Brain imaging provides essential diagnostic information and is very useful for research on the brain. Images of the skull, the brain and its vessels, and spaces in the brain containing cerebrospinal fluid can aid immeasurably in the localization of lesions. In concert with physical examination and history, imaging studies can provide important clues to diagnosis, and often permit a definitive diagnosis. In emergency cases, images of unconscious patients may be the only diagnostic information available.
Computed tomography (CT), magnetic resonance imaging (MRI), and other similar imaging methods are usually displayed to show sections of the head, the sagittal, coronal (frontal), and horizontal (axial) planes are commonly used (Fig 22–1).
Planes used in modern imaging procedures.
Skull x-rays provide a simple method for imaging calcium and its distribution in and around the brain when more precise methods are unavailable. Plain films of the skull can be used to define the extent of a skull fracture and a possible depression or determine the presence of calcified brain lesions, foreign bodies, or tumors involving the skull. They can provide images of the bony structures and foramens at the base of the skull and of the sinuses. Skull x-ray films can also provide evidence for chronically increased intracranial pressure, accompanied by thinning of the dorsum sellae, and abnormalities in the size and shape of sella turcica, which suggest large pituitary tumors. Skull films are sometimes used to screen for metal objects before beginning MRI of the head.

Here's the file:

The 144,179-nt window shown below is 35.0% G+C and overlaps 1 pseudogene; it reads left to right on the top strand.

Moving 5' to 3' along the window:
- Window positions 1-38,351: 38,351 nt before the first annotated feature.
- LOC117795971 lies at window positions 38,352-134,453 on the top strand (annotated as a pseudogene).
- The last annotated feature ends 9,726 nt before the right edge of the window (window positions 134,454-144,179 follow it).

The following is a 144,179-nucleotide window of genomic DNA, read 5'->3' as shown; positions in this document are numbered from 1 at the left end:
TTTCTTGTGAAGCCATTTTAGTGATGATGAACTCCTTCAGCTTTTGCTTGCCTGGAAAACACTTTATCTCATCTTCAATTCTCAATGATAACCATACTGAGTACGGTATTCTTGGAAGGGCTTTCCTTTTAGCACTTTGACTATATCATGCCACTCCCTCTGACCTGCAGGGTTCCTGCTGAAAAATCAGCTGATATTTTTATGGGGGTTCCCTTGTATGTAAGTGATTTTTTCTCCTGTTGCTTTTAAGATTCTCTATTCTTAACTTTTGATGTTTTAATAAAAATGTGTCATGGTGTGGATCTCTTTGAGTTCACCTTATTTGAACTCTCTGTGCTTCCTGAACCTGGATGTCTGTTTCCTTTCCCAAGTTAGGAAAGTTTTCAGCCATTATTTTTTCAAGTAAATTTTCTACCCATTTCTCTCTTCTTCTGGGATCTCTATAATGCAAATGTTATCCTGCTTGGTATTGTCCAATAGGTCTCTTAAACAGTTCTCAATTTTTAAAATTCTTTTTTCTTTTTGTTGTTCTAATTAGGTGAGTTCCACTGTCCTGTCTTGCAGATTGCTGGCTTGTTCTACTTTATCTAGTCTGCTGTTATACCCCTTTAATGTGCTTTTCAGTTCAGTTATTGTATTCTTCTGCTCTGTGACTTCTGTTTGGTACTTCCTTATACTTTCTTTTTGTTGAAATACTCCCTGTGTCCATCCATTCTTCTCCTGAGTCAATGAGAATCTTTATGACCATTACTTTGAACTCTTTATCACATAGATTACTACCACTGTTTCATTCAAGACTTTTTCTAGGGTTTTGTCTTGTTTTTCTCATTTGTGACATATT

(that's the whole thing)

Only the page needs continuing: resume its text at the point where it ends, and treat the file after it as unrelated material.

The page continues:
Angiography (arteriography) of the head and neck is a neurodiagnostic procedure used when a vessel abnormality such as occlusion, malformation, or aneurysm is suspected (Figs 22–2, 22–3, 22–4, 22–5, 22–6, 22–7, 22–8, 22–9, 22–10, 22–11, and 22–12; see also Chapter 12). Angiography can also be used to determine whether the position of the vessels in relation to intracranial structures is normal or pathologically changed. Aneurysms, arteriovenous fistulas, or vascular malformations can be treated by interventional angiography using balloons, a quickly coagulating solution that acts as a glue, or small, inert pellets that act like emboli.
Angiogram of the aortic arch and stem vessels. Normal image. 1: Brachiocephalic artery; 2: common carotid artery; 3: left subclavian artery; 4: right vertebral artery. (Reproduced, with permission, from Peele TL: The Neuroanatomical Basis for Clinical Neurology. Blakiston, 1954.)
Left internal carotid angiogram, early arterial phase, lateral view. Normal image (compare with Fig 22–4).
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